Lattering into civil law and I don't know what I am doing

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Lattering into civil law and I don't know what I am doing

Postby Anonymous User » Sun Jul 23, 2017 7:53 pm

I am transferring into civil law, specifically employment defense, and I don't have any experience practicing civil law. I've done criminal law which consists of trial work, quick work in court and with prosecutors, copy paste motion to suppress evidence. I don't do legal research/writing, have any knowledge of employment defense, or regularly write. Essentially all the things we learn in law school that I hopefully still have in my mind.

How can I get up to speed to prepare myself for civil work? I want to find a secondary source or textbook on employment law to become familiar with the topic, but that may be overkill (and plus my lexis criminal account doesn't have access to it). Any suggestions?

kykiske

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Re: Lattering into civil law and I don't know what I am doing

Postby kykiske » Mon Jul 24, 2017 10:14 am

Assuming your firm is reasonable, the partners/senior associates will train and teach you the area of law (both substantive and procedural).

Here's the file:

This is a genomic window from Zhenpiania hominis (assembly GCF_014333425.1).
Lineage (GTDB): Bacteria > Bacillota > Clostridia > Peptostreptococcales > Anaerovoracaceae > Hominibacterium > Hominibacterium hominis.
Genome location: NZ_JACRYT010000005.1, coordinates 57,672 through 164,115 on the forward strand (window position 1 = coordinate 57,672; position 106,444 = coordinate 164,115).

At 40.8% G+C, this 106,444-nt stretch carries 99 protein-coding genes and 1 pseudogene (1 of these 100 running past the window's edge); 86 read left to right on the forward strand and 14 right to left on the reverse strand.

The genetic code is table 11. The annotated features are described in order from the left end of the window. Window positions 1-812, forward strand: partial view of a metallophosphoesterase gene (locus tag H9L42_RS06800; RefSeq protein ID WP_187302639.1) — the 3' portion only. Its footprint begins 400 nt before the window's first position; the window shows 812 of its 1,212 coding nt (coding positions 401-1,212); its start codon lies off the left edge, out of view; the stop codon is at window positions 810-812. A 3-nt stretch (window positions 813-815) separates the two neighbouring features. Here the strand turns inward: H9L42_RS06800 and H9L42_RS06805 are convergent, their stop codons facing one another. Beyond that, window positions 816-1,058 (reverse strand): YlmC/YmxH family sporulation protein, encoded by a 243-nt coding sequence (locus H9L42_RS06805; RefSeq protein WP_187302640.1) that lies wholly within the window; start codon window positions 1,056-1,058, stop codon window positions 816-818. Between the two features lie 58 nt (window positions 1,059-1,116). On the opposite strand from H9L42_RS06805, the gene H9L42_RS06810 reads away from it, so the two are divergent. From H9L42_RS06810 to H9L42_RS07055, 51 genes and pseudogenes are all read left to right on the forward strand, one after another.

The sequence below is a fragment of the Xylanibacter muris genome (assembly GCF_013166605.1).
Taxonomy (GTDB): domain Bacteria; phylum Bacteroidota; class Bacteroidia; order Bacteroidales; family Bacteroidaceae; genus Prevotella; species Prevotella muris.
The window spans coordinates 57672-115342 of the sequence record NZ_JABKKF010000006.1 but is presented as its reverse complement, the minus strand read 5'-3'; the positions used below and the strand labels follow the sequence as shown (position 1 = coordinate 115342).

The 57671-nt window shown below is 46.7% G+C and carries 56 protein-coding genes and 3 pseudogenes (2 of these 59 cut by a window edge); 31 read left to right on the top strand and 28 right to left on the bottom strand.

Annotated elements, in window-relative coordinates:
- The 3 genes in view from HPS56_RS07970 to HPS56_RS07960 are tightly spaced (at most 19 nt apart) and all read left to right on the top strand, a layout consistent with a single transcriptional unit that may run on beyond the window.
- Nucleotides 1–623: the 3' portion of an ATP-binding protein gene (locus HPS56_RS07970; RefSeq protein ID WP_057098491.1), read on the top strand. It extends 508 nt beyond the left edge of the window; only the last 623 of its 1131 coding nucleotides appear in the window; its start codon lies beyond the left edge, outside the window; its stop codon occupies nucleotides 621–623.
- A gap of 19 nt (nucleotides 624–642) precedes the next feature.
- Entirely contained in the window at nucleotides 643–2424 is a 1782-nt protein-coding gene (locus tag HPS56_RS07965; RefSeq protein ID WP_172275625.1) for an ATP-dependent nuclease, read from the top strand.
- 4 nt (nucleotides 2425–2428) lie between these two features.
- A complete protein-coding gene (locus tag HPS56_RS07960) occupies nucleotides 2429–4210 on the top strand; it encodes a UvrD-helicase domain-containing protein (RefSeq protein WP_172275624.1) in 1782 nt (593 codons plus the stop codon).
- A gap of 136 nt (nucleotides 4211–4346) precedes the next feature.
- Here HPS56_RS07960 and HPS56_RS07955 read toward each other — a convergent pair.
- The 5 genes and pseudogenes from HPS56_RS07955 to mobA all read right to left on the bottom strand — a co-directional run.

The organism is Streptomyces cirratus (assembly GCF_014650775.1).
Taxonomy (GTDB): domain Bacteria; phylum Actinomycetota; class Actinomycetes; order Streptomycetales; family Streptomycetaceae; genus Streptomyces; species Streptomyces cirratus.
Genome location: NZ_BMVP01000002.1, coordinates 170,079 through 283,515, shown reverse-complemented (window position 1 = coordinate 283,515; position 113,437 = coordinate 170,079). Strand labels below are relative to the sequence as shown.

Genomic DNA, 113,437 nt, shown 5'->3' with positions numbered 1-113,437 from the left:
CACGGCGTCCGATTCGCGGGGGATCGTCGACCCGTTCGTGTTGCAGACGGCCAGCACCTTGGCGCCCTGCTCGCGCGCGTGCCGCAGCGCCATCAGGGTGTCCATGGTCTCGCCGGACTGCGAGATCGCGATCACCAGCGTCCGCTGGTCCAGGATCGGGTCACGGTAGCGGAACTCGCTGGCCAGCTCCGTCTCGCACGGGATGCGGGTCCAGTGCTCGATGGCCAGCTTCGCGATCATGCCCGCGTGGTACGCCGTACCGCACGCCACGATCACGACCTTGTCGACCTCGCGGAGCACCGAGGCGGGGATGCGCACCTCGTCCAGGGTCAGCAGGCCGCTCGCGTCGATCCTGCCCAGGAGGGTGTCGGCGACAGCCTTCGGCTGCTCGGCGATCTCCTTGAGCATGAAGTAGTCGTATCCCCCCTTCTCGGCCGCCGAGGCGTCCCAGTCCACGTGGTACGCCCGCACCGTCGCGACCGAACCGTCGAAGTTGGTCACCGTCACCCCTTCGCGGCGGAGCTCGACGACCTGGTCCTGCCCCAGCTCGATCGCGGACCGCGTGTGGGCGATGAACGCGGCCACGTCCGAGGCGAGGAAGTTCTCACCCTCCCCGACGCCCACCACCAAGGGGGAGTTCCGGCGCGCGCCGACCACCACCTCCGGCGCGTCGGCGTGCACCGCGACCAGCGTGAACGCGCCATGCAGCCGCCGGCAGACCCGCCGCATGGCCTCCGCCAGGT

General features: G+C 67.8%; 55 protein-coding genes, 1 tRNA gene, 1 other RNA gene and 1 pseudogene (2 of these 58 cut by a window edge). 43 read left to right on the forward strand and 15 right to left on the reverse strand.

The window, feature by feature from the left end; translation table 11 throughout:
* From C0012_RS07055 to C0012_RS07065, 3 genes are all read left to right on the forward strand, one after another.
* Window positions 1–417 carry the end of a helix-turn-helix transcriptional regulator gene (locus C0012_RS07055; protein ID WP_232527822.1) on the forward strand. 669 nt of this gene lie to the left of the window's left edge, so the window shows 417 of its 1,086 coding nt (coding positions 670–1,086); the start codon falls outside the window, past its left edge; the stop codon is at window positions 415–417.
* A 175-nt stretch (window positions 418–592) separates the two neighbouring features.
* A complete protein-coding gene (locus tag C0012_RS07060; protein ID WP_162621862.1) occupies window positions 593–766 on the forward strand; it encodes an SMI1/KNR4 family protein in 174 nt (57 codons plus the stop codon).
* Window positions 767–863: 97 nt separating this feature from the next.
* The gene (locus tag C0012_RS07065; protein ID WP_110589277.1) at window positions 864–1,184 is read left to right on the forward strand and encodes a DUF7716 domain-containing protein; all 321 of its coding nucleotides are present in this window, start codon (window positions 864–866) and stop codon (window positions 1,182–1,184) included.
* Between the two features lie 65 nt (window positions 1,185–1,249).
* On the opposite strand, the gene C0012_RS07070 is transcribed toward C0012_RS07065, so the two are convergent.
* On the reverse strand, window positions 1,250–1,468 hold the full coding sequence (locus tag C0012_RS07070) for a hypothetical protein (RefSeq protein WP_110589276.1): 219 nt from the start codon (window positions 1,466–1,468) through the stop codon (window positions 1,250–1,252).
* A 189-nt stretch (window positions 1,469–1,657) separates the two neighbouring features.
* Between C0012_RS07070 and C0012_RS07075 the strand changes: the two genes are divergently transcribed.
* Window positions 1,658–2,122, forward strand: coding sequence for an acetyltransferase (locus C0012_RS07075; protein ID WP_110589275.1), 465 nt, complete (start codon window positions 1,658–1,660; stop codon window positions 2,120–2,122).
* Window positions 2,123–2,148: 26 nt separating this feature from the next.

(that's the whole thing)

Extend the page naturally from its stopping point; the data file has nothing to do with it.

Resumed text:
Though, I would recommend you have an understanding of the governing civil procedure rules (whether state or federal). Further, if your state or federal district has specific local rules, I'd become familiar with those as well. There is no harm in being someone who knows the governing procedural rules.

Legal research/writing (I think) is like riding a bike. You don't really forget, though, you may need to shake off some rust. Not to mention, if your firm has Westlaw or Lexis, you can work with reference attorneys to aid in your research. Legal writing is pretty simple when you break it down: Conclusion, Rule, Analysis, Conclusion.

Your firm likely hired you because they believed you had the underlying skills to become a good lawyer practicing in employment defense. Skills are transferable. Knowledge can be taught.

Finally, always be willing to listen more than you talk. If you listen well, you will grow as an attorney in this specific area. The partners became successful for a reason.

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PeanutsNJam

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Re: Lattering into civil law and I don't know what I am doing

Postby PeanutsNJam » Mon Jul 24, 2017 10:20 am

You do trial work without doing any legal research or writing? I know you don't have to contend with MSJs and stuff like that but is criminal law really so boilerplate you can copy paste everything?

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A. Nony Mouse

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Re: Lattering into civil law and I don't know what I am doing

Postby A. Nony Mouse » Mon Jul 24, 2017 10:25 am

At the state level, frequently. Facts frequently repeat in the basic cases, and a lot of argument is done orally. The court doesn't want to read stuff when everyone knows the legal standards and the facts are the same kinds you see in most cases. (Keep in mind that a lot of cases people see in the early years are going to be triable in a morning/afternoon, or one day.)